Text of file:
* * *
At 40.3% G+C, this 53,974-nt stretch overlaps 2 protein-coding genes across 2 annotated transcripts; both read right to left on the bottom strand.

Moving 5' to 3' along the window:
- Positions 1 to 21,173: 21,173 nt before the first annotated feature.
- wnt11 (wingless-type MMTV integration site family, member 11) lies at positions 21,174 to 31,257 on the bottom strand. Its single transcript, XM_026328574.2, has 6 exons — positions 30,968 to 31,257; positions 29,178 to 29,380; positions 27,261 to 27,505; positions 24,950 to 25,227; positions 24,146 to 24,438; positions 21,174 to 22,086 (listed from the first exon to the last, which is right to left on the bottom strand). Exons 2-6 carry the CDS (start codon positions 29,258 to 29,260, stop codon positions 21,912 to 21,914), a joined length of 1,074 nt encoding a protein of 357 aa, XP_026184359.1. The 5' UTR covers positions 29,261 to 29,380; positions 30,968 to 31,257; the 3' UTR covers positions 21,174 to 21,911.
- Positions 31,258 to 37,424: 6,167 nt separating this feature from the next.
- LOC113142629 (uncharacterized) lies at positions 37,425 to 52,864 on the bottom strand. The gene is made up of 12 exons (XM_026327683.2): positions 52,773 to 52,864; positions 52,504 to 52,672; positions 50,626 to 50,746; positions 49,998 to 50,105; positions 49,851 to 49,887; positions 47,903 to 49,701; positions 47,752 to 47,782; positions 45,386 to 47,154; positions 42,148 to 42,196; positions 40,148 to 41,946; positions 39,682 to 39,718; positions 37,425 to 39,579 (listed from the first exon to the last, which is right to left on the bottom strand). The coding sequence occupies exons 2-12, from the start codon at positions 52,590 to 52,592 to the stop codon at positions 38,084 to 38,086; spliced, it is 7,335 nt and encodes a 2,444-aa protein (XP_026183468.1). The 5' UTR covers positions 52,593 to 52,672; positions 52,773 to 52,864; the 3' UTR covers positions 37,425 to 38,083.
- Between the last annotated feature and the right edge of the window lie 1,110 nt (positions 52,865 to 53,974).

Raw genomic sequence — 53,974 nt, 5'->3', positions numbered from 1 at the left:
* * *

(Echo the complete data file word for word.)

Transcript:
At 40.3% G+C, this 53,974-nt stretch overlaps 2 protein-coding genes across 2 annotated transcripts; both read right to left on the bottom strand.

Moving 5' to 3' along the window:
- Positions 1 to 21,173: 21,173 nt before the first annotated feature.
- wnt11 (wingless-type MMTV integration site family, member 11) lies at positions 21,174 to 31,257 on the bottom strand. Its single transcript, XM_026328574.2, has 6 exons — positions 30,968 to 31,257; positions 29,178 to 29,380; positions 27,261 to 27,505; positions 24,950 to 25,227; positions 24,146 to 24,438; positions 21,174 to 22,086 (listed from the first exon to the last, which is right to left on the bottom strand). Exons 2-6 carry the CDS (start codon positions 29,258 to 29,260, stop codon positions 21,912 to 21,914), a joined length of 1,074 nt encoding a protein of 357 aa, XP_026184359.1. The 5' UTR covers positions 29,261 to 29,380; positions 30,968 to 31,257; the 3' UTR covers positions 21,174 to 21,911.
- Positions 31,258 to 37,424: 6,167 nt separating this feature from the next.
- LOC113142629 (uncharacterized) lies at positions 37,425 to 52,864 on the bottom strand. The gene is made up of 12 exons (XM_026327683.2): positions 52,773 to 52,864; positions 52,504 to 52,672; positions 50,626 to 50,746; positions 49,998 to 50,105; positions 49,851 to 49,887; positions 47,903 to 49,701; positions 47,752 to 47,782; positions 45,386 to 47,154; positions 42,148 to 42,196; positions 40,148 to 41,946; positions 39,682 to 39,718; positions 37,425 to 39,579 (listed from the first exon to the last, which is right to left on the bottom strand). The coding sequence occupies exons 2-12, from the start codon at positions 52,590 to 52,592 to the stop codon at positions 38,084 to 38,086; spliced, it is 7,335 nt and encodes a 2,444-aa protein (XP_026183468.1). The 5' UTR covers positions 52,593 to 52,672; positions 52,773 to 52,864; the 3' UTR covers positions 37,425 to 38,083.
- Between the last annotated feature and the right edge of the window lie 1,110 nt (positions 52,865 to 53,974).

Raw genomic sequence — 53,974 nt, 5'->3', positions numbered from 1 at the left: